In one of his letters to his lost love Anneke Hirst is trying to come to grips with the fact that he has been lying to himself and that he has been lied to in fundamental ways. He then wonder if this isn’t part of life:
Maybe this is just an exaggeration of every life – we all live in each other’s fictions, both those created through lies and those born of misunderstanding.
Communication is flawed in important ways. We all deceive others and ourselves in small ways every day. What Wignall explores is where this goes off the rails. What happens when these little white lies or misunderstandings become so complete that we lose who we are; lose an important part of our humanity.
If there is something that makes me uncomfortable about Wignall’s work it has always been what I take to be his moral ambiguity. Wignall doesn’t reflect a moral equivalence like some Cold War spy novelists – the idea that America and the Soviets were equally power hunger and willing to kill for their cause – so much as an absence of clear right or wrong. Each individul has to define what is right and wrong for themselves. The individulaism/relativism is strong but it sometimes feels darker; there is almost a touch of nihilism involved.
Here is how Hirst expresses it when discussing the role of fate in his relationship with Anneke:
It wasn’t fate, though. It wasn’t meant to be. The world was wrong. And it took me a long time to appreciate that it wasn’t the cruelty of some higher force that had robbed me of you, that it was only the same random destruction that was blighting the lives and loves of all of those around us, and many more the world over.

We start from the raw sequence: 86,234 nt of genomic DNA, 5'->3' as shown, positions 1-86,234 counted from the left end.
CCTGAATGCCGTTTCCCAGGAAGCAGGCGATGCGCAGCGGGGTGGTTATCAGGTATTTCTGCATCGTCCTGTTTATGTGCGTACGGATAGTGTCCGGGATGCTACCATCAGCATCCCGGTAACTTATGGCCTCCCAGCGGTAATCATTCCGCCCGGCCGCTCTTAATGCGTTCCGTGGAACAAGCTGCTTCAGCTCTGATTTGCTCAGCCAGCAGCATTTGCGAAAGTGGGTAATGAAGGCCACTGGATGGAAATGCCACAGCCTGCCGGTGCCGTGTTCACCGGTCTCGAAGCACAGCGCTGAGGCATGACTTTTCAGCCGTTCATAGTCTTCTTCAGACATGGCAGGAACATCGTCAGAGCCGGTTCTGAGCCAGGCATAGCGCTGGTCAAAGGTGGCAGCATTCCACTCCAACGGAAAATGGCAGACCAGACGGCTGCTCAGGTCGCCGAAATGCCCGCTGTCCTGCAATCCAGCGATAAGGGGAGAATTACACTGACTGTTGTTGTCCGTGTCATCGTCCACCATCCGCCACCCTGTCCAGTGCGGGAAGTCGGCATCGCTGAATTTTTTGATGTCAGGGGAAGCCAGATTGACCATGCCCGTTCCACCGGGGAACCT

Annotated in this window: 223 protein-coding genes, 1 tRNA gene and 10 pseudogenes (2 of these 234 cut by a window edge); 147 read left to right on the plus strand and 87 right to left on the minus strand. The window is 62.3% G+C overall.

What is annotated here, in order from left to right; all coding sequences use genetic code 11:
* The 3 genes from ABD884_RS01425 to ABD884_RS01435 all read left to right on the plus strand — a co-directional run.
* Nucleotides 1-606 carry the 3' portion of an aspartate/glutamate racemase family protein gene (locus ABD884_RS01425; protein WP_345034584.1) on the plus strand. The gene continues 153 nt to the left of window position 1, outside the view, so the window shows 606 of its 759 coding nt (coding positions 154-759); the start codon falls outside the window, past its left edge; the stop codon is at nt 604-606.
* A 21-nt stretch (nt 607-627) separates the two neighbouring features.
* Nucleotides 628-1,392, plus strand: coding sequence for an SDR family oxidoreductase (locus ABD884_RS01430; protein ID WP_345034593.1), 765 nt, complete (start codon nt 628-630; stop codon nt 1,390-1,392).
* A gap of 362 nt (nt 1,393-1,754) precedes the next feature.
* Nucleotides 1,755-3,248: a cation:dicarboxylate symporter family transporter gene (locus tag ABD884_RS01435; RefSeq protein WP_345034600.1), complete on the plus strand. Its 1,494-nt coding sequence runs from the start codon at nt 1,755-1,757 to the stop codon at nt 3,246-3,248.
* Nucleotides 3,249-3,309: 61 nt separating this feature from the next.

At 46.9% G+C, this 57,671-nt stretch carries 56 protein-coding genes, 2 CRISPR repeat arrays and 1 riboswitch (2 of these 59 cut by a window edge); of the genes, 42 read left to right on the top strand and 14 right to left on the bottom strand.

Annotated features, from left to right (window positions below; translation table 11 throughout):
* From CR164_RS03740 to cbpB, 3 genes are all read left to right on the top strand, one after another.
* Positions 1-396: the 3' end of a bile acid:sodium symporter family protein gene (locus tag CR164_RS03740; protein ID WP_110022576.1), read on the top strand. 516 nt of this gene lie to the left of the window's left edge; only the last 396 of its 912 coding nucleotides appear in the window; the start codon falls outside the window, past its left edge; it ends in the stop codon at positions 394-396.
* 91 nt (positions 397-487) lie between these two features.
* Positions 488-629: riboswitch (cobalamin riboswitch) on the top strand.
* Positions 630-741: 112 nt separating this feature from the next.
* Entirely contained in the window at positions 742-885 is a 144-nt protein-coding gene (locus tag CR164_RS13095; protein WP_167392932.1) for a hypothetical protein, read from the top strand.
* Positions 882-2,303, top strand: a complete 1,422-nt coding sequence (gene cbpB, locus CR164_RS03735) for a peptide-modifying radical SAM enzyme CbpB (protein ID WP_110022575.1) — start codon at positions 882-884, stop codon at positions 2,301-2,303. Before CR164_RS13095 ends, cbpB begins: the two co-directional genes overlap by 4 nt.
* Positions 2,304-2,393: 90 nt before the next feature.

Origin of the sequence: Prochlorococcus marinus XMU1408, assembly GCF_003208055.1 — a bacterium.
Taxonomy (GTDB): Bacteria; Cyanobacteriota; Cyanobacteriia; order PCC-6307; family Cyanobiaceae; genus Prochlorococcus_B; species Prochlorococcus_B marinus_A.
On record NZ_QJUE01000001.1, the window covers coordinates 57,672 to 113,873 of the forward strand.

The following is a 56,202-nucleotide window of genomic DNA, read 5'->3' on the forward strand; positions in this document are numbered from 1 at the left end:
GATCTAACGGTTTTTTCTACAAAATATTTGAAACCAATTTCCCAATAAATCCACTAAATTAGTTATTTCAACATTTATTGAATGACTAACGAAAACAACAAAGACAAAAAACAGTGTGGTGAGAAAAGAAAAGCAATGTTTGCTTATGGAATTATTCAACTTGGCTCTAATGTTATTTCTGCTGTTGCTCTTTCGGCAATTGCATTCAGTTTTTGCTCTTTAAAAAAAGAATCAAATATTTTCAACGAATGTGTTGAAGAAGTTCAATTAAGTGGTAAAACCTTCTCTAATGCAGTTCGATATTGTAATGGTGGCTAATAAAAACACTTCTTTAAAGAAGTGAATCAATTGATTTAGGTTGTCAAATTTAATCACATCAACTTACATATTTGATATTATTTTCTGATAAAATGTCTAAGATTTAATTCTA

Wignall seems to be saying that the world is simply full of death and destruction and the sooner you accept that the better off you will be. That is fine as a realistic description of life. A Protestant conception of original sin could agree with this after all. But Wignall comes close to portraying this as emptying the world of meaning and truth. The word random seems to have significance.
There also seems to be an anti-war sentiment buried within these ideas. A faint hint at a belief that violence simply begets more violence and that attempts to make war seem heroic only deadens the soul. Much is made of human interaction as the path back to normality for Hirst. His inability to give up violence as the answer could have a deeper symbolism. But perhaps I am reading into the story a bit on this one.
All of this is to say, that if you are looking for happy endings or neat conclusions Wignall is not the author for you. He offers neither the clean cut good guys versus bad guys plot of many action thrillers nor the flip side of that equation where the bad guy becomes the good guy by overthrowing the orthodox positions of those in power. (The CIA is evil story line of the most recent Bourne movie being one easy example.)
For Wignall life is messy and complex. And the opportunities for self-deception are many. His characters struggle for answers deep in their own conscience and have to live with the consequences. What emerges is a stoical individualism that faces despair not with faith but with a determination to succeed on its own terms.
What also emerges is that Wignall has the talent to take the ingredients of genre (action, violence, plot twists, etc.) and turn them into psychological and philosophical introspection. His tight prose and interesting plots insure that you can enjoy the genre aspect for its skill while thinking about the deeper issues involved below the surface. The later never intrudes on the former in a heavy handed way. Those issues just kind of hover in the background to be dealt with as the reader chooses to or not.
If good books are supposed to challenge, or make you uncomfortable, then Wignall qualifies for me. I am not sure I share his worldview, but I enjoy his writing.
As with his fellow Nomad, Olen Steinhauer, Wignall is a writer that deserves to be more widely read. Here’s hoping that Who is Conrad Hirst? introduces him to more mainstream readers. If it takes a Jason Bourne reference to accomplish that, I can live with it.